Fathers and Daughters
(M) Russell Crowe, Amanda Seyfried, Aaron Paul
Fathers and Daughters is one of those films where the title gives you an excellent idea of what the story is all about: a father, Jack (Russell Crowe), and his daughter Katie (played by Kylie Rogers as a child, and Amanda Seyfried as an adult). The director, Gabriele Muccino, is famous for the Pursuit of Happyness and Seven Pounds; both of those were gut-wrenching dramas. Muccino’s involvement with Fathers and Daughters, then, should give you an excellent idea of what kind of drama it is.
The plot revolves around the idea that a child’s upbringing and parents have a profound effect on their adult lives. It jumps between two stories and the first focuses upon Katie’s childhood in the late 1980s. There aren’t many happy moments: her mother dies in a car accident, her father develops debilitating seizures and depression (resulting in a 7-month admission to an institution), and she is caught in a messy custody battle between Jack and her aunt. The second story centres on grown-up Kate in the present day; she’s a psychology PhD student with deep issues when it comes to emotional attachment. As Muccino’s movie alternates between past and present, we see Jack struggling through his illness while Katie must deal with her past in order to create her own future.
Unfortunately, my high expectations for this film were let down quite dramatically. I was expecting a deep and emotional father-daughter tale, with some possible similarities to Crowe’s Oscar-winning A Beautiful Mind. Instead, I saw a film desperately trying to mimic the director’s previous works, but trying so hard it lost all ability to relate to the audience. The plot is messy due to it constantly moving back and forth in time, and was unable to latch onto the key idea and theme of the film — mental illness and its effect on those suffering from it (as well as upon those around them).Overall, Fathers and Daughters is so melodramatic that it seems to care more about trying to win an Oscar than actually telling the story of Katie and Jack.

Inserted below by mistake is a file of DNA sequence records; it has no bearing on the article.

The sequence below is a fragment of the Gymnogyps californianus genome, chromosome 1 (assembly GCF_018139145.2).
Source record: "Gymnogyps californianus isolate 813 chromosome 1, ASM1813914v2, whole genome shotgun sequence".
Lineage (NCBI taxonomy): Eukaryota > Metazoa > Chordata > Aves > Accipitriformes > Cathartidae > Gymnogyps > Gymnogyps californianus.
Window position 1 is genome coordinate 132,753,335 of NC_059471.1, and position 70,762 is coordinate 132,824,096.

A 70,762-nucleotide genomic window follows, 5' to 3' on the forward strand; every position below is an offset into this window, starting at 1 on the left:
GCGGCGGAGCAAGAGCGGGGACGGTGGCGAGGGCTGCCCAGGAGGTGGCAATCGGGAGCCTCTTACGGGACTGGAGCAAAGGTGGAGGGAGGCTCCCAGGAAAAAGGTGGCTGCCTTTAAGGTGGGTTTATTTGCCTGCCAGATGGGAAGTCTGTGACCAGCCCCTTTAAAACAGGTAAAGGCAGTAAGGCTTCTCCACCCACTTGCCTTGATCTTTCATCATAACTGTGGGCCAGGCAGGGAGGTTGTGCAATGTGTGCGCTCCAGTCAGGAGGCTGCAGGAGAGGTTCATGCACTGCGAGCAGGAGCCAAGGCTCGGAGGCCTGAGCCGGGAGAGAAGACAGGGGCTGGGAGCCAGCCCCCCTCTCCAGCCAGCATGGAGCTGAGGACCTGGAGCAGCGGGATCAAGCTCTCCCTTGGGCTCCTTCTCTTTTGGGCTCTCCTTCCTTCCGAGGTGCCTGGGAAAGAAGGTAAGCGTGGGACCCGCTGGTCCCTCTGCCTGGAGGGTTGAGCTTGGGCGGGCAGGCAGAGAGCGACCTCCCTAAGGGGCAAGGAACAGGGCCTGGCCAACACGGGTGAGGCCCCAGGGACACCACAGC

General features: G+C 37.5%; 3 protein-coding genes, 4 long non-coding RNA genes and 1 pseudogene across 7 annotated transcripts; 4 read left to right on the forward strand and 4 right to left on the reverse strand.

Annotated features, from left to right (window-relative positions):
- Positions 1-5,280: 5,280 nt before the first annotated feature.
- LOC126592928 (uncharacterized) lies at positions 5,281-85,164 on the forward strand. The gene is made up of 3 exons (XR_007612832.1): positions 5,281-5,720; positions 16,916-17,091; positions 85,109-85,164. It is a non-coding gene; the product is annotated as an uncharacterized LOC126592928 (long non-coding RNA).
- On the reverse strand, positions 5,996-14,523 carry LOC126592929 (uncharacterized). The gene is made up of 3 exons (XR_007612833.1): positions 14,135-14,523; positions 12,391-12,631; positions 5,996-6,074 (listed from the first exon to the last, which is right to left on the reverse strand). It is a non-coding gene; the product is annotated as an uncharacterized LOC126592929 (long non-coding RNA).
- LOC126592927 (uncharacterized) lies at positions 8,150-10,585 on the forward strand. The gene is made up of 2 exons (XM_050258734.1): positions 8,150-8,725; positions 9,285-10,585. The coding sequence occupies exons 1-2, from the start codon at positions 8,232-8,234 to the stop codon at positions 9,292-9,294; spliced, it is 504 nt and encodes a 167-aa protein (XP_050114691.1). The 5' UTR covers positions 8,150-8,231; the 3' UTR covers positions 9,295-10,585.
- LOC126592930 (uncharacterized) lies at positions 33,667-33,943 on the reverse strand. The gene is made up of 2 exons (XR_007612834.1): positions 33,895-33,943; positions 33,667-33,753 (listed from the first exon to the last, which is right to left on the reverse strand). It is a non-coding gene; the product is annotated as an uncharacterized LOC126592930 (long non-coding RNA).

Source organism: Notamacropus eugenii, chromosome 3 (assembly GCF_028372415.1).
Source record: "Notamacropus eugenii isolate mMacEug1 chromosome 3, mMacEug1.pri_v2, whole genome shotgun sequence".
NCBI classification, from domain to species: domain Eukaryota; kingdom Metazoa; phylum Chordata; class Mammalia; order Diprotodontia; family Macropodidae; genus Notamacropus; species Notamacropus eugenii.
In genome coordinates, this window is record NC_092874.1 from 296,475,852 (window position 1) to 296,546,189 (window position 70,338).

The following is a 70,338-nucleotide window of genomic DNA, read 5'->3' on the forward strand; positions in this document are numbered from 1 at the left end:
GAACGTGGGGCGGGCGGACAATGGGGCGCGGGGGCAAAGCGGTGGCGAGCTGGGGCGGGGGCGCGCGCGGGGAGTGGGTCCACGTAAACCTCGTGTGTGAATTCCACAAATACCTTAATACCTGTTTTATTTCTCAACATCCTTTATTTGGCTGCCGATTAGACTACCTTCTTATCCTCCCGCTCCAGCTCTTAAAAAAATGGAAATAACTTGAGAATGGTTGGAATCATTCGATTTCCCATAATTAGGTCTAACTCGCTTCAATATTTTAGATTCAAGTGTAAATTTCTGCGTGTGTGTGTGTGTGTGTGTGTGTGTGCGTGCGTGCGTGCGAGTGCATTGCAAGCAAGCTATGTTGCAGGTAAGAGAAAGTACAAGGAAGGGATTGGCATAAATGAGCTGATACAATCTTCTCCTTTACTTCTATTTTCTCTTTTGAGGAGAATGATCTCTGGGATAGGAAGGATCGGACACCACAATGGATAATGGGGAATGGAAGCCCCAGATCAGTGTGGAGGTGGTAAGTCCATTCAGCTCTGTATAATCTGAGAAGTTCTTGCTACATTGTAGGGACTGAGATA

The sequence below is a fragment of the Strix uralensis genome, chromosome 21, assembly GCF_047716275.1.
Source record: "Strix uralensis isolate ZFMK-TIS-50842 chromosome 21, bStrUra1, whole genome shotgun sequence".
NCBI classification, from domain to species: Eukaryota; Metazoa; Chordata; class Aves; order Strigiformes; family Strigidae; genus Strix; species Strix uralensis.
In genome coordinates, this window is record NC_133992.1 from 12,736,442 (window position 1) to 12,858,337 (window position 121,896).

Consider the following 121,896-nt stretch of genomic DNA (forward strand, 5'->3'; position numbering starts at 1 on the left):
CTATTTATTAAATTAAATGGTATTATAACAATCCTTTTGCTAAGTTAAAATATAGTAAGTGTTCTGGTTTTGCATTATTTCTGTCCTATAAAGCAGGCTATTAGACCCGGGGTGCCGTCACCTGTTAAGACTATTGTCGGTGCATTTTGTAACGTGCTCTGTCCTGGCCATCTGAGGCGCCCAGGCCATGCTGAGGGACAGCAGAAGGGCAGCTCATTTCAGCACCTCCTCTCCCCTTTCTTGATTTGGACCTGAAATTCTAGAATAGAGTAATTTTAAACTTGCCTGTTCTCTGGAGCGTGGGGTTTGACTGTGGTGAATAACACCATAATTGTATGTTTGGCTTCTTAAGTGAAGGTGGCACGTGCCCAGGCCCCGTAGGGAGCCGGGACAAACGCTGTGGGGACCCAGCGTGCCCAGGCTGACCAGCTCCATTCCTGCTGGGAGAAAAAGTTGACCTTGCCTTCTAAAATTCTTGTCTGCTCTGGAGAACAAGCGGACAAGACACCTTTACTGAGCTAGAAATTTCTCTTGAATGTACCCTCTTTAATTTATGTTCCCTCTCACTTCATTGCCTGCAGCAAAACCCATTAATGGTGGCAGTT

That said, I have nothing but praise for young co-star Rogers and leading man Crowe, who still manages to command attention whenever he graces the screen. Together, the duo create a heart-warming representation of the unique relationship between a father and daughter who defy all odds and allow love to conquer all.
Despite the drama’s many downfalls, I would still give two hours out of my day, any day of the week, to see Crowe work his magic on screen. If it wasn’t for the flawed script that constrained his marvellous talent, this could have very well been his second Oscar-winning role.
What does the Bible say about depression and mental illness? Psalm 34:17-20
What does the bible say about unconditional love? 1 John 3:16
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